ADAMS — A car rolled up the steep, gravel driveway of Full Well Farm before stopping next to a wooden stand, weathered by time and the elements. The driver popped out, grabbed a box from the stand and waved up the hill to Laura Tupper-Pulches, a co-owner of the farm. She greeted the driver back by name, and soon he was on his way with a box filled with fresh vegetables and herbs.
The scene is a vignette of Community Supported Agriculture, the system that connects farmers with locals who want fresh food. At Full Well Farm, patrons buy in to receive a box of food every week of the growing season, harvested less than 24 hours before it hits the stand. And they were doing takeout way before it was in.
Full Well's CSA program is just one example of how local food could benefit from a coronavirus pandemic that has threatened supply chains and knitted ties between neighbors. But, while changing trends could benefit farms in the Berkshires, the other, less friendly consequences of the pandemic will present a challenge.
Tupper-Pulches and fellow Full Well co-owner Meg Bantle shared their community mindset and experience of the pandemic during a tour of their farm Wednesday, sponsored by Berkshire Grown, a local agriculture nonprofit. Participants, including Massachusetts Department of Agricultural Resources Commissioner John Lebeaux, visited High Lawn Farm in Lee after their stop at Full Well in Adams.
The pandemic has helped and hurt local farmers. While some farms that sell food directly to customers have seen an uptick in revenue, others who contract with now-shuttered businesses have had to drastically alter their production.
At High Lawn Farm, General Manager Roberto Laurens has seen both sides of the equation. After months of fulfilling takeout orders like Full Well, a new farm shop on the property is attracting customers hungry for ice cream, butter and cheese.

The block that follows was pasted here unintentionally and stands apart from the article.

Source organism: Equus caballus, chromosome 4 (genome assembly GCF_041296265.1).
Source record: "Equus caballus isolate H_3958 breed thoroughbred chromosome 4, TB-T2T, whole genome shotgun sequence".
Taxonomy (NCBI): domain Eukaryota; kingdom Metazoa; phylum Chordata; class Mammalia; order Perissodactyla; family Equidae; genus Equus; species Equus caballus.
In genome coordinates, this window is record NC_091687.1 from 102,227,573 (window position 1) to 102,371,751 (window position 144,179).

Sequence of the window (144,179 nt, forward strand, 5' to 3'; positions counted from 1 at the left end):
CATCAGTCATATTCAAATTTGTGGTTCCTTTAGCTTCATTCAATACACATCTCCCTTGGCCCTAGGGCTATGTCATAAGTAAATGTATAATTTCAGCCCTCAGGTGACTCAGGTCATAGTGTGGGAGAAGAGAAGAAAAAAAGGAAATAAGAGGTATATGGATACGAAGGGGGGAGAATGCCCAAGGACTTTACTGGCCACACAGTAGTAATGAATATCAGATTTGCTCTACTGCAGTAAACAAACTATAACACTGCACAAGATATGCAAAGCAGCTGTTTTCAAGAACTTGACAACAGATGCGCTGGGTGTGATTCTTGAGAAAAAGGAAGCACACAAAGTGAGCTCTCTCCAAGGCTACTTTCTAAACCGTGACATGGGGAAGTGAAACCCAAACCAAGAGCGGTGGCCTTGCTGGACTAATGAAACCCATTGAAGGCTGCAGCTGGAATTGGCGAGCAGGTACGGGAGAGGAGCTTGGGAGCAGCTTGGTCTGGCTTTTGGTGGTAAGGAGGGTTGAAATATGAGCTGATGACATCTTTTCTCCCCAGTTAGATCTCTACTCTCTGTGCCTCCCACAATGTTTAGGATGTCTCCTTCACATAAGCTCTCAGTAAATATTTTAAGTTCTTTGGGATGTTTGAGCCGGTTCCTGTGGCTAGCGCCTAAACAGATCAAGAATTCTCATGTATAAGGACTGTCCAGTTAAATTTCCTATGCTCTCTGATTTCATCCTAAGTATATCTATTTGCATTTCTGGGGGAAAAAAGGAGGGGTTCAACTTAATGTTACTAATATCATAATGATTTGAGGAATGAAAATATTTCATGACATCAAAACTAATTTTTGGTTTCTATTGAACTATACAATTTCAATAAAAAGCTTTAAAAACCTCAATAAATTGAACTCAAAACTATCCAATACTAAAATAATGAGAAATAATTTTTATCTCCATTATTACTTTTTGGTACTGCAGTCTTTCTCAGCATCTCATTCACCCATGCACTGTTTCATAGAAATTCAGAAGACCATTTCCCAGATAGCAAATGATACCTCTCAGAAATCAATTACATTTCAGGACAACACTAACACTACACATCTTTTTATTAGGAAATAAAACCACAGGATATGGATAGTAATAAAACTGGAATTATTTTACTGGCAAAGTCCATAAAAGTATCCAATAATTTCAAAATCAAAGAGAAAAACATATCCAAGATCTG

But, alongside their retail business, High Lawn supplies milk for a half-dozen universities throughout the state. Once those universities closed, Laurens said, that stream of the farm's revenue stopped flowing.
At Full Well, Bantle and Tupper-Pulches felt a similar sting when COVID-19 shut down the North Adams Farmers Market. While the market continued to operate online, the Full Well farmers didn't know how much produce to allocate for that part of their business.
"It's a lot of guessing," Tupper-Pulches said.
But, despite the challenges, Lebeaux is bullish about local agriculture's prospects amid the pandemic.
"There's been disruptions, but all in all, I think it shows how important local ag is, and how good Massachusetts is at it," he told The Eagle.
One program that gives him hope is MassGrown, an initiative that directs locavores to farms where they can buy anything from flowers to fruits to vegetables. An additional resource, the Food Security Infrastructure Grant Program, offers $34 million for Massachusetts farmers investing in new projects, with an eye toward expanding food access in the state.
For Tupper-Pulches and Bantle, that money could buy an item on their wish list: a greenhouse, giving them the opportunity to feed customers year-round.
In Lee, meanwhile, the customers keep driving to the top of Summer Street to visit High Lawn Farm. Nicki Wilson and Russ Garrison, both of Great Barrington, stopped by Wednesday afternoon to check out the new farm shop. And to see the cows, of course.
"We're loyal customers of their milk, and we wanted to see where it all came from," Garrison told The Eagle between bites of ice cream.
Garrison and Wilson said the pandemic didn't change their shopping habits — they've always tried to buy local. But, Garrison did notice one change that the pandemic brought.
"You just became more and more aware that you're part of the community," he said.
Jack Lyons can be reached at email@example.com. Follow him on Twitter at @JackLyonsND.